Levels of Development

Learning the four (4) concepts of the Levels of Development is essential and the only required learning because they are the foundation of the discipline and learning system.

Introduction: When I first came upon the Raise Responsibility System, it was the concept of motivation in the Levels of  Development that grabbed my attention. It was the first time that I had ever seen anyone explain that  behaviour is actually all about motivation. The contrast between the two higher levels points this out perfectly. To me, the hierarchy is absolutely brilliant, especially because of its simplicity. When something is simple enough that even children can understand it and yet so striking that many adults are stopped in their tracks by it, it’s got to be something worthwhile! —Kerry Weisner, British Columbia, Canada

The foundational step is teaching before problems occur. Keep in mind that it is the effect of the hierarchy—how people grow—that makes learning the levels (concepts)  so valuable. Think of the hierarchy as rubric or reference for making decisions in life.

The levels of development has four levels (concepts). As with any hierarchy, the most advanced or highest level is placed at the top. NOTE: After the concepts have been taught, reference is made only to the LETTER. For example, the highest level is referred to as Level D.

LEVEL D – Democracy (highest level) 
Develops self-discipline
Demonstrates initiative
Displays responsibility
Does good because it is the right thing to do
The motivation is INTERNAL.

The term  “Democracy” is used because democracy and responsibility are inseparable.
Motivation at this level brings the most satisfaction and is the major contributor to healthy self-esteem.

LEVEL C – Cooperation/Conformity 
The motivation is EXTERNAL.

Action at this level is often prompted by motivation to please others, receive a reward, or to avoid a negative consequence. Most of us live our lives at this level. A danger exists at this level, however, when the young conform and comply to peer influence that may not be in society’s or in the person’s best interests.

The difference between the two is in the motivationrather than in the behavior. For example, a youngster is asked (Level C – external motivation) to pick up trash. However, if the person sees the trash and takes the initiative to pick it up WITHOUT BEING ASKED, the motivation would be Level D. The action of disposing the trash is identical in both C and D; the difference is in the motivation. NOTE: Level C is expected. Level D is voluntary. The objective is for young people to reflect on their motivation: EXternal vs. INternal.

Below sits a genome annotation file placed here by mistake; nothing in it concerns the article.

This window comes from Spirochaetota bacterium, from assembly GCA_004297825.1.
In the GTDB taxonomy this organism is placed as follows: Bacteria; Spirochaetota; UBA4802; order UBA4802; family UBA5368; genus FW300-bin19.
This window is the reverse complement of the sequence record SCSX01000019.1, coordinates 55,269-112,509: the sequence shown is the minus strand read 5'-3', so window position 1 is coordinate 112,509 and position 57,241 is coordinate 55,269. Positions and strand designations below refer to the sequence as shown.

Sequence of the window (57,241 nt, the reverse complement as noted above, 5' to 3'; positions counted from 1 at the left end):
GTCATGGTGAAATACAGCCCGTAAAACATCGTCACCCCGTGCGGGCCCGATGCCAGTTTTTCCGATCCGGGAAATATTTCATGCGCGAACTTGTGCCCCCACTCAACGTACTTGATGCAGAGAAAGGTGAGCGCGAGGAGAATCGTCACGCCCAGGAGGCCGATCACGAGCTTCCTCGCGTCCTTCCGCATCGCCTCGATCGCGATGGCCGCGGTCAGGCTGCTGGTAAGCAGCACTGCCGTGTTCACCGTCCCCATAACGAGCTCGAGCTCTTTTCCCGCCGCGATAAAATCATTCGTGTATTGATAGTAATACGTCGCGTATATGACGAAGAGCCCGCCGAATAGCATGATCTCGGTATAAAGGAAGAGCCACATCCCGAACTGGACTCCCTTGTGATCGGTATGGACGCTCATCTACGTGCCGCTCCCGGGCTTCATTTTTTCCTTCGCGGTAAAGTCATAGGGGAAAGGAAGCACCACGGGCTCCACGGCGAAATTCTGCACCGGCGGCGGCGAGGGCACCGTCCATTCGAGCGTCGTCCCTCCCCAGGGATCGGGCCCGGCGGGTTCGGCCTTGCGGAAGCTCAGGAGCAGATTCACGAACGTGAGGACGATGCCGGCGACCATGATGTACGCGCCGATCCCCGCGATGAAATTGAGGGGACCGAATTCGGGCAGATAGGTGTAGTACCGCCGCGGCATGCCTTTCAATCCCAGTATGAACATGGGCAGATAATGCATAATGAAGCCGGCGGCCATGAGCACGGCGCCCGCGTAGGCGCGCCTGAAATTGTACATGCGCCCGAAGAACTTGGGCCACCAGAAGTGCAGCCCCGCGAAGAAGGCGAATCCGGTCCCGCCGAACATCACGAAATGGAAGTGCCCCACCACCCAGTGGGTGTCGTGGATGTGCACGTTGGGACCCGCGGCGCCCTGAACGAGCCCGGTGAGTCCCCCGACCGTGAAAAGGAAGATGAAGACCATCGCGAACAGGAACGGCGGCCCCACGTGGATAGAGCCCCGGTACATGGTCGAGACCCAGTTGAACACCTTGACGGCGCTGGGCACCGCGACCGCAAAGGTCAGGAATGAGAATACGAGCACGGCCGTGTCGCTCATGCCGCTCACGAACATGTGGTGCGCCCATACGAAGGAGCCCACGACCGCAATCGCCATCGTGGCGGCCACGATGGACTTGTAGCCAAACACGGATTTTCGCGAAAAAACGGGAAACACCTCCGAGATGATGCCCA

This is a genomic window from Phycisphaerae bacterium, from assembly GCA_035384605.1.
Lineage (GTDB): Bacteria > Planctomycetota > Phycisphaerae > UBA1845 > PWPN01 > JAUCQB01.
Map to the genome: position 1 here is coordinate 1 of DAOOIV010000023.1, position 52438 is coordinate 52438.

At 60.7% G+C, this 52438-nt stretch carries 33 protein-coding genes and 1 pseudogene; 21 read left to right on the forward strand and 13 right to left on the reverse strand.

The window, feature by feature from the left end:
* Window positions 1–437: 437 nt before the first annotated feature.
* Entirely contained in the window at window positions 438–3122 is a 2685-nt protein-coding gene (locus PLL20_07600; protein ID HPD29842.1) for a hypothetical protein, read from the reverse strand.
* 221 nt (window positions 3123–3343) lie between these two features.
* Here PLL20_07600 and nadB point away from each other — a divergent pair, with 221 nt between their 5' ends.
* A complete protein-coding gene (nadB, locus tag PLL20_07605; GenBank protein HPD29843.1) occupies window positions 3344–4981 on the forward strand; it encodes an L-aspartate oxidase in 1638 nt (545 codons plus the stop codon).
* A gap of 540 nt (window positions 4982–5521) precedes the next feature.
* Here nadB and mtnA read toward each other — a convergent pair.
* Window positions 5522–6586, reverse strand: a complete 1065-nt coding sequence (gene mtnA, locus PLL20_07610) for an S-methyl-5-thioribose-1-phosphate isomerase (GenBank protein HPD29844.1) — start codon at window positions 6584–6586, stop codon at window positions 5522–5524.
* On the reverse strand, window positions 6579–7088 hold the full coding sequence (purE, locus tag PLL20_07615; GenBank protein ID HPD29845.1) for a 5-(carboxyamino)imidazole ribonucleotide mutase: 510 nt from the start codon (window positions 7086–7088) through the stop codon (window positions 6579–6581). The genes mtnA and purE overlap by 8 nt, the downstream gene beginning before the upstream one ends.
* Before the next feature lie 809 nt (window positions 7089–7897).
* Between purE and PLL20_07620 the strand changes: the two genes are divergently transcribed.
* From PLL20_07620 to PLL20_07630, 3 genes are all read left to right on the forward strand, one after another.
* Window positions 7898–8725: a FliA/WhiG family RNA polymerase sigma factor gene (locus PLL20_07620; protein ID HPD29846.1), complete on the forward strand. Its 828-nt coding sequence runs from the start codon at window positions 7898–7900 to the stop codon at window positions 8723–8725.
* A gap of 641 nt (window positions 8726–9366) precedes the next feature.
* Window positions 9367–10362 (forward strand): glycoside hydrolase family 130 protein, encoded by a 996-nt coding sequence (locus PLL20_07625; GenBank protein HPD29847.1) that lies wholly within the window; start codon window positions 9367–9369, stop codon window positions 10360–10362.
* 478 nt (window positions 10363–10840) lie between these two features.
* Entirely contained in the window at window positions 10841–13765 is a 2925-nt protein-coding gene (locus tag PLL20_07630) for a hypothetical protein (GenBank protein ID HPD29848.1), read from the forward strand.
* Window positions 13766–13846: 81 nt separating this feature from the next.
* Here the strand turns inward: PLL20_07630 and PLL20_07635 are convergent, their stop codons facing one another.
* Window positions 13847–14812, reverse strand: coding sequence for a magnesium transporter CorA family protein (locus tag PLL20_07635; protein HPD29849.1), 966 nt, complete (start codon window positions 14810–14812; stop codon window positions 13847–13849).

These two higher levels of MOTIVATION are BOTH acceptable and describe how most of us live our lives most of the time.

The two lower levels of BEHAVIOR are NOT acceptable
and intentionally prompt negative feelings because they are undesirable and not permitted.

LEVEL B – Bullying/Bossing
Bosses others
Bothers others
Bullies others
Breaks laws and makes own standards
Must be bossed to behave

This level is characterized by a lack of impulse control, a lack of consideration for others, and by displaying inappropriate behaviors. When behaving at this level the young are sending the message, “Control us because we are not capable of controlling ourselves.”

LEVEL A – Anarchy (lowest level)
Absence of order
Aimless and chaotic
Absence of government
This level is characterized by chaos, being out of control, or unsafe.
Anarchy is the fundamental enemy of civilization.

The stories and illustrations in Children of Rainbow School will give you greater understanding of these four concepts and the reason that Level D (internal motivation) is the most satisfying of all rewards—doing what is right simply because it is the right thing to do.

You have just read an EXPLANATION of the concepts.
download and print  significant points

Significant Points about the Hierarchy of Social Development are on page 17 of the Resource Guide.